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Discussion Starter · #1 ·
OK.

ECU's off! After reading Rich's (Jackal) post. Much respect. I'm going down the brakes/suspension route first, especially has he drives one of the ultimate trackday tools with great suspension. Followed by instruction!

Just bought the brakes, may go for a suspension upgrade while the brakes are being fitted. What have the other VII owners fitted.

I thought about Eibech or HKS Springs. Or the whole hog - Proflex - Ohlins or Drummond!
 
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Discussion Starter · #2 ·
If you are going the whole hog ...... go for Reiger suspension............we have just fitted it to GpN E7..... and it is the dogs nuts (70mm dampers) ...... (last year we used Jumbo proflex)
Reiger suspension (manufactured in titanium) is currently fitted to the Ford Focus WRC
 
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Discussion Starter · #4 ·
T1000
I too would be interested in any info on Reiger - You're the second guy this week who has recommended them. Would they be suitable for a road car application i.e. Do they come with Dust Seals and low/no maintenance??

Thanks
 
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Discussion Starter · #5 ·
70mm is very big - depending on your application it may well limit the camber angles possible, and wheel sizes (rubbing). My 50mm drummonds are huge as it is!

For a road car with occasional track use, I would seriously recommend the Drummond 40mm dampers as a good compromise, and the 50mm as awesome. Neither require regular maintenance.

For a regular track car, 70mm is too big and too heavy. They are really this big for rallying - when you take off from the ground, maintaining maximum composure and control when you land.

You also need to look at the cooling requirements for the dampers - some require outboard canisters for the oil to ensure adequate cooling.

A track car doesn't get that much movement and needs fine damping control - so single tube, 40mm - 50mm are ideal. Linear springs too.

A road/track car is the biggest compromise - you really want progressive springs on a road car. Drummonds tend to have double progressive springs which are a very good compromise.

Don't get too hung up on springs though in a kit - they only cost a couple of hundred quid to change!

Suspension isn't just about the struts - if you spend big money on the struts, they are pointless without the topmounts, bushing, rollbars, strut braces etc. etc.

When I first fitted my Drummonds, I didn't get enough of an improvement - it wasn't until the roll cage went in and all the various bushing etc. that the stiffness of the car improved enough for the Drummonds to really work.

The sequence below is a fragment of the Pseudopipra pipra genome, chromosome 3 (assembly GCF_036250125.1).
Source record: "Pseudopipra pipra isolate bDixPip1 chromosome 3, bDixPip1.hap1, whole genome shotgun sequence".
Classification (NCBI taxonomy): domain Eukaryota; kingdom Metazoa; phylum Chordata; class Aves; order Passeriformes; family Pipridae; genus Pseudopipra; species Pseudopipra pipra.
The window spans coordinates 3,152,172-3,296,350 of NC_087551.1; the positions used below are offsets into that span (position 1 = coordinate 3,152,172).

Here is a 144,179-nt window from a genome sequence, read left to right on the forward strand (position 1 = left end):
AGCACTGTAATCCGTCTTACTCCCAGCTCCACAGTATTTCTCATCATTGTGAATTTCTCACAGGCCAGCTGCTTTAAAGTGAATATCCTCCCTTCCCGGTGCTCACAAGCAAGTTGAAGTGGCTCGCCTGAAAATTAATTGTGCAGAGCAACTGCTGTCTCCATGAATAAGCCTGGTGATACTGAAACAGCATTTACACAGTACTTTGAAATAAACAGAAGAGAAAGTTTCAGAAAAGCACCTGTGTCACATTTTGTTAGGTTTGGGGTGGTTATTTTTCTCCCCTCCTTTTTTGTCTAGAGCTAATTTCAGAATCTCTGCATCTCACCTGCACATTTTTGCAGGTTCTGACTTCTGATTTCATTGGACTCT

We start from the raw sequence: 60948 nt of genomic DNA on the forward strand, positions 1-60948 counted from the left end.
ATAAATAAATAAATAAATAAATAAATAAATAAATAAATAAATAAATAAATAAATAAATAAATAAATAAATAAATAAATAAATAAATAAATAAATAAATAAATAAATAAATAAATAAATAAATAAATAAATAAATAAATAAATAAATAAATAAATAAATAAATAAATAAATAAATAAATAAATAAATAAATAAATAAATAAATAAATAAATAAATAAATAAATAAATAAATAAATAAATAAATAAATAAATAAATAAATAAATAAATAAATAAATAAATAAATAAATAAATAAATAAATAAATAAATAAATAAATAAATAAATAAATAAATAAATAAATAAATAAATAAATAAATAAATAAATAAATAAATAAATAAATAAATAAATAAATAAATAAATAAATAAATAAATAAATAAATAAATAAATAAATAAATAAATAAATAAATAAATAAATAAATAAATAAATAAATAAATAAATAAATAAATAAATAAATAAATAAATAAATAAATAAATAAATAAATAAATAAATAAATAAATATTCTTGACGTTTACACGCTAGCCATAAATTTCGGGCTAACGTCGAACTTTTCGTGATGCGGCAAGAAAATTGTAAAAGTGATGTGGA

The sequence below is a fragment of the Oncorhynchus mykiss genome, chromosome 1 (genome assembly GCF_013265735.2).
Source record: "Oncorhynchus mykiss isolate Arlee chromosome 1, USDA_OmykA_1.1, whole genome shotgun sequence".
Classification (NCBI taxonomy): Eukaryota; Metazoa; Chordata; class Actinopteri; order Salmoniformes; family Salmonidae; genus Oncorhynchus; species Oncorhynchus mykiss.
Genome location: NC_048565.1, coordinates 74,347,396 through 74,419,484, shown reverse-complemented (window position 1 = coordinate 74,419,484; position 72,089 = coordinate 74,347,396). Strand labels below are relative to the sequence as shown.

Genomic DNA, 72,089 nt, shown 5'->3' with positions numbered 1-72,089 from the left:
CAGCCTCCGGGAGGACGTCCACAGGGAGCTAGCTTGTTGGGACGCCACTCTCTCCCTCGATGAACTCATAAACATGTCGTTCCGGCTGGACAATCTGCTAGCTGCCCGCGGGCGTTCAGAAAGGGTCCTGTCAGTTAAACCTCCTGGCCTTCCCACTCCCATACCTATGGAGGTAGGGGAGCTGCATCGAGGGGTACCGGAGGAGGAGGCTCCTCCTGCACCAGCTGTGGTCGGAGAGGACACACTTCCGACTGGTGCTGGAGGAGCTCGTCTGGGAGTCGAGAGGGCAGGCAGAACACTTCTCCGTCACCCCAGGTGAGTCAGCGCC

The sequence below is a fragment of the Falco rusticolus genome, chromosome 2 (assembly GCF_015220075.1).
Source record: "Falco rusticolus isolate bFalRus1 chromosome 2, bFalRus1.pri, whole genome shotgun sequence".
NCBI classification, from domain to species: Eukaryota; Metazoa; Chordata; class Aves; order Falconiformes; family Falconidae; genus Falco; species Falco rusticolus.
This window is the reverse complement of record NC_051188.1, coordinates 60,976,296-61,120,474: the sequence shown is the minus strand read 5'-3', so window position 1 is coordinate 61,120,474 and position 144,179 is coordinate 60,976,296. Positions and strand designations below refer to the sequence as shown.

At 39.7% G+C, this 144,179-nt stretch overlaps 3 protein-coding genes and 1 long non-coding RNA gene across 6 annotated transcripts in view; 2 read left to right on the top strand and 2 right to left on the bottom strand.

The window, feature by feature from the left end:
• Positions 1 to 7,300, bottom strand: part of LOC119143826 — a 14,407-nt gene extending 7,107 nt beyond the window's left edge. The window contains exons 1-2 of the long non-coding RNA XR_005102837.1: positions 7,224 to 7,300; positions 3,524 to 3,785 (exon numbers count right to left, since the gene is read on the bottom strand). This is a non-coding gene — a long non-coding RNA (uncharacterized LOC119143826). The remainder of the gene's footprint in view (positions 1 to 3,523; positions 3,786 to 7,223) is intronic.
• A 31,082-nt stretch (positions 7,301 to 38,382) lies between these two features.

The standard dampers are pretty good on the road with a good set of springs, just a bit pants on the track.
 
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Discussion Starter · #6 ·
If you didnt get an improvement with the Drummonds without the roll cage then it confirms what I think about Drummonds.

Specs of the Reigers would be cool; titanium sounds very light. 70mm sounds big though.
 
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Discussion Starter · #7 ·
Claudius

While I am willing to accept your status as suspension king ;) I think you have missed something when you make the statement it confirms what I think about Drummonds . Tony's usage is very different to yours and I believe that in his case, no suspension would work propery without a roll cage. Let me explain.

Tony drives his car on the track. Most of the tracks he likes have very high speed bends and some of those are quite long.This is when the struts are most important. However, with the flexing of the 6 body, it is also where the suspension settings would change most under load. I believe that in this case, no suspension would have made the improvement Tony was looking for.

You drive your car on the best tarmac rally stages in the world (lucky b#####d). You are not driving through long bends flat in top. The cornering you are doing, hairpins etc will benefit most from good struts. In fact, I would guess that stiffening the body with a roll cage would only make a small difference to your driving and therefore you see a greater benefit impediately from your suspension set up.

Please don't flame me on this. If you believe that I am wrong, I am willing to debate and learn.
 
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Discussion Starter · #8 ·
Thanks guys for the comments - will see Blades Drummond suspended car and make the decision then on which way to go!

 
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Discussion Starter · #9 ·
How about Ohlins ?

I use Ohlins , but I have been considering Drummonds 60mm. I have a set of 50mm for a WRX if someone needs a set.
How much are the Reigers running ?

Robert VanLane
Aomori Japan
 
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Discussion Starter · #10 ·
Simon